- More than 50 per cent of urban women and girls in developing countries live in conditions where they lack at least one of the following: access to clean water, improved sanitation facilities, durable housing, and sufficient living area.
Rural women and their organizations represent an enormous potential, making up over a quarter of the world population. The theme of the upcoming 62nd session of the Commission on the Status of Women will focus on the challenges and opportunities they face. Rural women till the lands and plant seeds ensuring food security for their communities. As primary energy managers in households, they can lead the way in transitioning to sustainable energy and build climate resilience.
Yet, on almost every measure of development, rural women fare worse than rural men or urban women. They are disproportionately affected by poverty and unequal access to land and natural resources, infrastructure and services, and decent work and social protection.
As a pre-requisite to ensure rural women rights, harmful practices against women and girls, such as Female Genital Mutilation (FGM) and child marriage, need to end. The Spotlight initiative, launched in 2017 with an initial investment of EUR 500 million by the European Union, is one of the forward-looking global solutions to eradicate all forms of violence against women and girls, including in rural areas.
To highlight the need of strengthening female entrepreneurship and to create sustainable businesses, another event hosted by UN Women in New York will take place on 8 March in partnership with Innovation Norway and with the presence of the Crown Princess Mette-Marit of Norway. During this event, UN Women will announce the Champions for Innovation (GICC)—a diverse group of women and men, from actors to athletes, who will support UN Women in ensuring that women and girls can design, shape and benefit from the technological transformations and innovations changing our world. Successful female entrepreneurs will also be celebrated during the event.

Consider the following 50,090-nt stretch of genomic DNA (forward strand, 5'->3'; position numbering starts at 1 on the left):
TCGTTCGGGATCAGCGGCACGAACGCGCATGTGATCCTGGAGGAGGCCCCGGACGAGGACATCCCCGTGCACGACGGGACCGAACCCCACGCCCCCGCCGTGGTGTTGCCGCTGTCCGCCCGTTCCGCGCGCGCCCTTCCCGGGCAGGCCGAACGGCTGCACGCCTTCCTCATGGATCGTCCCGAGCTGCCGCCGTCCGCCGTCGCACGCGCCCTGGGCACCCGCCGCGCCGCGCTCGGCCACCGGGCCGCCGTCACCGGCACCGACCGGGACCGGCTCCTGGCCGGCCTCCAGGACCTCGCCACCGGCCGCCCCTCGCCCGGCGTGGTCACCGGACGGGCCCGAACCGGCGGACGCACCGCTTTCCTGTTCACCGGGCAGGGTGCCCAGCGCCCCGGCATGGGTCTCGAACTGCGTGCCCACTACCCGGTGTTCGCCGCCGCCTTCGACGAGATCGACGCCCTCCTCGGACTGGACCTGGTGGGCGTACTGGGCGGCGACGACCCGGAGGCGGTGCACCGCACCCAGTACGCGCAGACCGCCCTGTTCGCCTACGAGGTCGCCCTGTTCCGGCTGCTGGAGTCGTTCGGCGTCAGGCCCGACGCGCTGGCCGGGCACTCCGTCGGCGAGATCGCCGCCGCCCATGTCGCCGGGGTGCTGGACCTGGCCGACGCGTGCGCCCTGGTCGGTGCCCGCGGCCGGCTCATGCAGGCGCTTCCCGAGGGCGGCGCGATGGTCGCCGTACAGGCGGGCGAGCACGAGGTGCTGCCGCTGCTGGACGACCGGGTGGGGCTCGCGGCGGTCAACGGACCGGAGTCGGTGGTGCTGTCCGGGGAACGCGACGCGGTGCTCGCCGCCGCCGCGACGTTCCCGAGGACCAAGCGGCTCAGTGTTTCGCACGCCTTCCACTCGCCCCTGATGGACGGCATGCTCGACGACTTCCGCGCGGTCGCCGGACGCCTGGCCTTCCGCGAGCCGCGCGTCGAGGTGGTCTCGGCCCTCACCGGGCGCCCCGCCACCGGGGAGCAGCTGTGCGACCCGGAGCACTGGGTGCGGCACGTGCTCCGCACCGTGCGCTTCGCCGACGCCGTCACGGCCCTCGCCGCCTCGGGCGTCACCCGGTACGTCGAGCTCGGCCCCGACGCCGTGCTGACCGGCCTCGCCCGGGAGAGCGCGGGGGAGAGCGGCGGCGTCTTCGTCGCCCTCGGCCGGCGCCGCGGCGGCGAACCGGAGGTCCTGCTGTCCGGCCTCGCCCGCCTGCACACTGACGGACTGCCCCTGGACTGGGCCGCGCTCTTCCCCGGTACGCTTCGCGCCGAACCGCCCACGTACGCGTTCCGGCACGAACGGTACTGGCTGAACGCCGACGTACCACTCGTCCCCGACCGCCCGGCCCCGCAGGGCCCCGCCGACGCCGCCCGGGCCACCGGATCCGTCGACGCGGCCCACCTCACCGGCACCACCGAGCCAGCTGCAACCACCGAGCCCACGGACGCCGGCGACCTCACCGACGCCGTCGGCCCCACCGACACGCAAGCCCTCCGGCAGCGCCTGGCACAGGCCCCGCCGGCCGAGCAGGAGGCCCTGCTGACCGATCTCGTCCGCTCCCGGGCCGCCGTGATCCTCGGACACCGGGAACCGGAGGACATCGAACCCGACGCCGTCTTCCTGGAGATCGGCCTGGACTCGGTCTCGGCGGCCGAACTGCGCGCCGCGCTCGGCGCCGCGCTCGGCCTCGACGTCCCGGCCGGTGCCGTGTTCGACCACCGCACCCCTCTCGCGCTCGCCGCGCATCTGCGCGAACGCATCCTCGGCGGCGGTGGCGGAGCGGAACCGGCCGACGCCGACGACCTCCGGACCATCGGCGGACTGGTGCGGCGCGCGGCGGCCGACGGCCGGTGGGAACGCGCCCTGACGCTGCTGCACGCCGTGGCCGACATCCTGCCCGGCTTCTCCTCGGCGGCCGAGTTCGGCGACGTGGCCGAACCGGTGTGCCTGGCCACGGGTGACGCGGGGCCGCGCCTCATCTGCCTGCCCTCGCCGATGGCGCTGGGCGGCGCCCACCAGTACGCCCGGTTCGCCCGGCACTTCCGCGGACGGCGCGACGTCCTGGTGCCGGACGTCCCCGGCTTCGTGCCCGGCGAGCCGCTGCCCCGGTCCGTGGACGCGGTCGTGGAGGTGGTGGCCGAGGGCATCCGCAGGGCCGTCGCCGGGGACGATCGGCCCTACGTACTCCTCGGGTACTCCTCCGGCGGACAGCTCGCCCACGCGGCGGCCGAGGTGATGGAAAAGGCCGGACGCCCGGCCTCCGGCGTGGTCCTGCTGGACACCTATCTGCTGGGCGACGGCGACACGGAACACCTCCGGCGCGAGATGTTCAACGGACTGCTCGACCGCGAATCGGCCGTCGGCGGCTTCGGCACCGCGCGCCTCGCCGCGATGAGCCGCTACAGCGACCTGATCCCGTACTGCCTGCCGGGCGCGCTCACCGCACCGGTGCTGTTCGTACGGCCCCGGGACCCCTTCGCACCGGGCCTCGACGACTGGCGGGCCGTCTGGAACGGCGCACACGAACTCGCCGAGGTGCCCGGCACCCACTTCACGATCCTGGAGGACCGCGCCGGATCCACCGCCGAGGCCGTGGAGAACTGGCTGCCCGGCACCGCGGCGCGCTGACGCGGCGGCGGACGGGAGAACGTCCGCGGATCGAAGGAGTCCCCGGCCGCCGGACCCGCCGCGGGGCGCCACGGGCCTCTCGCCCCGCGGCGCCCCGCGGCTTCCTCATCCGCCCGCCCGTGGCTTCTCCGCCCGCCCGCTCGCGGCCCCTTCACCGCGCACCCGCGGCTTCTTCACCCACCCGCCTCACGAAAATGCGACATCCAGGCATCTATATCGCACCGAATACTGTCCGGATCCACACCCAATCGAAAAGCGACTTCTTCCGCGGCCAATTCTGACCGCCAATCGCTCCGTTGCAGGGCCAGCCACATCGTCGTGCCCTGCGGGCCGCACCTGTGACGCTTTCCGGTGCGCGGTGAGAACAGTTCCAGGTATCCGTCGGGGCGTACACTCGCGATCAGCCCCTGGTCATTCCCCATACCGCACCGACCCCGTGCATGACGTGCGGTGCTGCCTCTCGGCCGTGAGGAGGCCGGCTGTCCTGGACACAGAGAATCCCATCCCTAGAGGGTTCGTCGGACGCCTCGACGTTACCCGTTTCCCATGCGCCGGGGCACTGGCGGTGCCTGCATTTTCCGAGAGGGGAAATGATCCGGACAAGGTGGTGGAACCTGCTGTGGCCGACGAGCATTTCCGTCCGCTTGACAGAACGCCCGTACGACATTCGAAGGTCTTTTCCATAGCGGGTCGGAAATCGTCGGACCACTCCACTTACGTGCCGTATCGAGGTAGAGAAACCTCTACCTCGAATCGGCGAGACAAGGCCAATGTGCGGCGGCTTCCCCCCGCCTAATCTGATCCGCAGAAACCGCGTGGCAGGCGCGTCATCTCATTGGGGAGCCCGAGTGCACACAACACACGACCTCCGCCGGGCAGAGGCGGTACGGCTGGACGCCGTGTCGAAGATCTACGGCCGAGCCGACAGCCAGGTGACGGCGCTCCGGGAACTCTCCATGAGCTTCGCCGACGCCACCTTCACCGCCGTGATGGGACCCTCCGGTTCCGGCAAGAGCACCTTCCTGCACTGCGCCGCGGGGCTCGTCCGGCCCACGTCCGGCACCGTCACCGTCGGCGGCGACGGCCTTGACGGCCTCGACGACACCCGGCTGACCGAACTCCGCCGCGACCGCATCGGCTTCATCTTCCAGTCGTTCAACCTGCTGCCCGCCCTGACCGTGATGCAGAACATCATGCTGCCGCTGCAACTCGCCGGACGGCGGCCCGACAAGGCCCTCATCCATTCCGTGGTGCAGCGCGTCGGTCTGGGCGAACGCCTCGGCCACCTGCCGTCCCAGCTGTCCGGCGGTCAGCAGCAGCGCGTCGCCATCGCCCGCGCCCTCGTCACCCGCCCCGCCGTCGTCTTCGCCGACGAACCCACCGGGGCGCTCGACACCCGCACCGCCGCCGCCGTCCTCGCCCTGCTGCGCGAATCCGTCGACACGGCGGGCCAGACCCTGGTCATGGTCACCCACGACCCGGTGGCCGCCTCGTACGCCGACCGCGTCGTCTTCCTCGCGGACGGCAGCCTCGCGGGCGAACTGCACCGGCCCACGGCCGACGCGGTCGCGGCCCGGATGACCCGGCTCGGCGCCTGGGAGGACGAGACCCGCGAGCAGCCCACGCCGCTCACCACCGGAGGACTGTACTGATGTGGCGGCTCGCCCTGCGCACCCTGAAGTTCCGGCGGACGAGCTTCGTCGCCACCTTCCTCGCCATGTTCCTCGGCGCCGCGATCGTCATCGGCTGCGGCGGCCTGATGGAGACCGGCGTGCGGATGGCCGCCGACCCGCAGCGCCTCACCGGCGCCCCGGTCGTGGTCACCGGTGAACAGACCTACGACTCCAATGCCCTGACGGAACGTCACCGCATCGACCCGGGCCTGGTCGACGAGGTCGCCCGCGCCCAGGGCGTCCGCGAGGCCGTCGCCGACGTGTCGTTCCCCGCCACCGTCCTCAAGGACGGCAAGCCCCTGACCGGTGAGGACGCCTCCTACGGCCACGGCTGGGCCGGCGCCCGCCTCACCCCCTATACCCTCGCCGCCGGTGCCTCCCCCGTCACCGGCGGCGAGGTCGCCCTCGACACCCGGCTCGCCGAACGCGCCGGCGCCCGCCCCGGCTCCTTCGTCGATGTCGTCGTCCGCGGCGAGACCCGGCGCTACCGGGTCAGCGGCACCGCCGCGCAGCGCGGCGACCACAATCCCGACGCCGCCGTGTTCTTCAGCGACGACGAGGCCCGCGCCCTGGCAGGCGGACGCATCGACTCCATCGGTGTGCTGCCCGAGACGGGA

Around the world, over 60 stock exchanges will host bell ringing ceremonies to raise awareness of the pivotal role the private sector can play in advancing gender equality. Marking International Women’s Day globally, other events that will garner attention to women’s rights include a running competition in Ethiopia, a bicycle marathon in Timor-Leste, and a ‘Battle of the Bands’ competition in the Philippines to raise awareness on the importance of creating safe and violence-free public spaces for women and girls.
In the Arab region, an innovative Virtual Reality (VR) campaign and social experience will take place, with a series of VR films that put men and boys in the shoes of women in the context of real situations related to fatherhood, violence and sexual harassment. In the former Yugoslav Republic of Macedonia, debates and documentary screenings about gender equality will take place in high schools, and a new report on women’s political participation will be launched in Guatemala. In Cox’s Bazar, Bangladesh, Rohingya women refugees at UN Women’s Multi-Purpose Women’s Centres will make kites and write their demands and wishes on them before flying them, to celebrate International Women’s Day, followed by a video screening and debates on economic resilience.
Join the online conversation on Twitter using the hashtags #IWD2018 #TimeIsNow, and following @UN_Women.